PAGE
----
Ranking food

Do lists of the best food matter?

Lindsey Ramsey, Contributing Editor

A list claiming to celebrate the best in college foodservice, compiled by food website "The Daily Meal," was released last week. The list included the usual suspects at the top—Virginia Tech, Bowdoin and Washington University in St. Louis were the top three—but the list got me thinking about why media outlets are obsessed with lists like this and what it takes to create one.

We at FoodService Director are no stranger to lists (see our 20 Most Influential) though we are hesitant to rank our lists like "The Daily Meal." Who are we to say whom on our list is more influential than someone else on the list? And does the ranking part really even matter? I suppose to the people on the list the ranking might be something to boast about, especially in college foodservice since rivalries are a healthy part of college life. But what is really interesting about "The Daily Meal’s" list is how it did the rankings. Here is what it looked for, according to its website:

“To rank the schools that did make the cut, we graded them on a variety of criteria. Each could earn up to five points in each of the categories below.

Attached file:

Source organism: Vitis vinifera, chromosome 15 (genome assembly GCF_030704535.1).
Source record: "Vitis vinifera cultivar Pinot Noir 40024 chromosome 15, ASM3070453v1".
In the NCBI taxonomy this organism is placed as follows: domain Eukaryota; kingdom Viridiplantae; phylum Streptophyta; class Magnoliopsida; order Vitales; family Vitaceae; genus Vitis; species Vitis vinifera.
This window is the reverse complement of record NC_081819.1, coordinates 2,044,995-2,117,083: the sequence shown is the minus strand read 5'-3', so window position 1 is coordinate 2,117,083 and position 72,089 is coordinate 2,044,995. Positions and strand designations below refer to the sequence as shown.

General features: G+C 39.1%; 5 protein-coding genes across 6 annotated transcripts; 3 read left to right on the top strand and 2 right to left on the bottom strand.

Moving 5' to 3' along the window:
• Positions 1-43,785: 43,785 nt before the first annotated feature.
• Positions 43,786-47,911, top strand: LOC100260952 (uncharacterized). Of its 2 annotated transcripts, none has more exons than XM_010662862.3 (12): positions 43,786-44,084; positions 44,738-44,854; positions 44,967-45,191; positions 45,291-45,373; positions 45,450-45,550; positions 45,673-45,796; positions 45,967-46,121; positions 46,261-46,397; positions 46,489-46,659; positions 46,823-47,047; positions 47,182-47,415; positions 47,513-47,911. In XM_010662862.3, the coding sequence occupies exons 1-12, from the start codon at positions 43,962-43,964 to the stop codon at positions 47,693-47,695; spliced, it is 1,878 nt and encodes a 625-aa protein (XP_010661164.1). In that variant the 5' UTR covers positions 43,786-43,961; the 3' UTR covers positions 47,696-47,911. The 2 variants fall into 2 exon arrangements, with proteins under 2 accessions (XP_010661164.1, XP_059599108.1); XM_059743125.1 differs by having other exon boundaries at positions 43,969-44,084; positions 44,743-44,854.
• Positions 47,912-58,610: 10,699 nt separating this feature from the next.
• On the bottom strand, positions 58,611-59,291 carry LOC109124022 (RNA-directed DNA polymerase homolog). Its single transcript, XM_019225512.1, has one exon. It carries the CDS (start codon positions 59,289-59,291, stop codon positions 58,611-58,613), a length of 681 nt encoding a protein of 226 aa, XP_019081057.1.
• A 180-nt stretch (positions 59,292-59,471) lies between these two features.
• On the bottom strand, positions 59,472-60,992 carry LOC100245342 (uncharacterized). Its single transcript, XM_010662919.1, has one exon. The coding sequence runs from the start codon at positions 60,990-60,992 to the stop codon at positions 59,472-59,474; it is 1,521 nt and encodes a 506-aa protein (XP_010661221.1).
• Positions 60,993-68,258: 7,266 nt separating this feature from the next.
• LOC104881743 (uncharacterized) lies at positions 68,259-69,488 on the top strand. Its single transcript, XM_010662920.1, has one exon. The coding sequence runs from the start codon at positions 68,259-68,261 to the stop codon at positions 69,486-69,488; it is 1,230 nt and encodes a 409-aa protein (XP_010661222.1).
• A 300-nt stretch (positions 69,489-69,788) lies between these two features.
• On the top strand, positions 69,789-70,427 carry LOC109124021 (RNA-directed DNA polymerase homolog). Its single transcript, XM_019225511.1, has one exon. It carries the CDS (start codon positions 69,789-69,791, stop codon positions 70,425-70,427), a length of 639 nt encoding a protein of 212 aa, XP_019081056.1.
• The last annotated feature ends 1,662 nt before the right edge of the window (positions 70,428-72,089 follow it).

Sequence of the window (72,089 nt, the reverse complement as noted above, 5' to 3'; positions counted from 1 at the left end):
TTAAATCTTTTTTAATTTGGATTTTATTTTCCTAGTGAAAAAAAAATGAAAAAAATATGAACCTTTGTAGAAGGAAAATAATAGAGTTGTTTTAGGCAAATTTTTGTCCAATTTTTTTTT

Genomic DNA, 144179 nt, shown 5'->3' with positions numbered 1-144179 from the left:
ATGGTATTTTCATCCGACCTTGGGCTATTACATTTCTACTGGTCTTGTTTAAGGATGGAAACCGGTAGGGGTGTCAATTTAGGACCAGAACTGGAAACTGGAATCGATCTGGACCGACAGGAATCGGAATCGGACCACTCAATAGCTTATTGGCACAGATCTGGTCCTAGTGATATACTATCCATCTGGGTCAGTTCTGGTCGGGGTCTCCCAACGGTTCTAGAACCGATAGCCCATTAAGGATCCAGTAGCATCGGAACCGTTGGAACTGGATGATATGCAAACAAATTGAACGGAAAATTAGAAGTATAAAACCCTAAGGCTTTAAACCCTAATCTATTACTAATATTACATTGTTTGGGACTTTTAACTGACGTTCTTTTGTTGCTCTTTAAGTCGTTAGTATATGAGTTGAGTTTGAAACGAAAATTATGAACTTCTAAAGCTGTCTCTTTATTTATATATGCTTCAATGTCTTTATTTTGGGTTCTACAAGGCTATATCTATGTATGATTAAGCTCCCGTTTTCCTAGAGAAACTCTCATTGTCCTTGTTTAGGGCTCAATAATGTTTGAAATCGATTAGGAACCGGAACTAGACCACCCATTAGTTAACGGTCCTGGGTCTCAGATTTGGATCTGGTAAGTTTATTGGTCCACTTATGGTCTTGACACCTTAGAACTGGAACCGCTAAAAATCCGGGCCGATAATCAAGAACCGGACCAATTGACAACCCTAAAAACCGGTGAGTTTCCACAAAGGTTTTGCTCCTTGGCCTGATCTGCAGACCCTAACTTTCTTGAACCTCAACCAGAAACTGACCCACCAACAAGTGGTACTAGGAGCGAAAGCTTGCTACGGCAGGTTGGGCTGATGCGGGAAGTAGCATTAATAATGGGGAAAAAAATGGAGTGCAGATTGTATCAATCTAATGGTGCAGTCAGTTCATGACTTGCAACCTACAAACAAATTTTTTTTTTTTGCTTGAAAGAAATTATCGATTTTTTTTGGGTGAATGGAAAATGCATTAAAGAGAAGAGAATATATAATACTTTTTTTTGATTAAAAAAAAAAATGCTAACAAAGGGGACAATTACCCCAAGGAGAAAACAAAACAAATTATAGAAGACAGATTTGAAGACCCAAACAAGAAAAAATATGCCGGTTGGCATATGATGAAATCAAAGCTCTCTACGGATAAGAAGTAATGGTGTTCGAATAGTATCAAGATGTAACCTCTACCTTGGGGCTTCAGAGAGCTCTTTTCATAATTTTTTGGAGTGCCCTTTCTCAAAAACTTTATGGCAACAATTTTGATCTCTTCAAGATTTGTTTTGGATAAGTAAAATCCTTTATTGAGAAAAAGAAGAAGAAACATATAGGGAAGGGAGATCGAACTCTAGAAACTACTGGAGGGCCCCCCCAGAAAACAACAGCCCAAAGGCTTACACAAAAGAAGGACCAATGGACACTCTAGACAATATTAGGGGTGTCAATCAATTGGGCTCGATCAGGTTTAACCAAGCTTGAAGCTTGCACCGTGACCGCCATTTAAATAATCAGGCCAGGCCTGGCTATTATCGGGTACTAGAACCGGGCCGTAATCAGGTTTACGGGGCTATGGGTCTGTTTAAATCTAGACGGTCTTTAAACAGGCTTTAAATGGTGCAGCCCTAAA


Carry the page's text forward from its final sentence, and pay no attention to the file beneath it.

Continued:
• Healthy Food: Meals that are fresh, made from scratch and cooked in small batches
  • Events: Themed dinners, picnics, cooking classes—anything to engage undergrads
  • Local: Programs that support the community with local purchases
  • Sustainable: Incorporating eco-friendly practices into the dining program
  • Accessibility and Service: How easy it is for students to connect with dining services and how well they are taken care of
  • The X Factor: Something that made our jaws drop”

Now the 51 colleges and universities that made "The Daily Meal’s" list all met this criteria. So how did they decide No. 52 (Dartmouth) from No. 51 (the University of New Hampshire). It seems to me that the ROI of the process of ranking these great programs just isn’t there. But perhaps I’m wrong. I’ll turn it over to you.

What do you think the value of these types of lists is? And where do you stand on just presenting a list of the best versus actually going through the trouble to rank them? Let us know in the comments or send an email to lramsey@cspnet.com.

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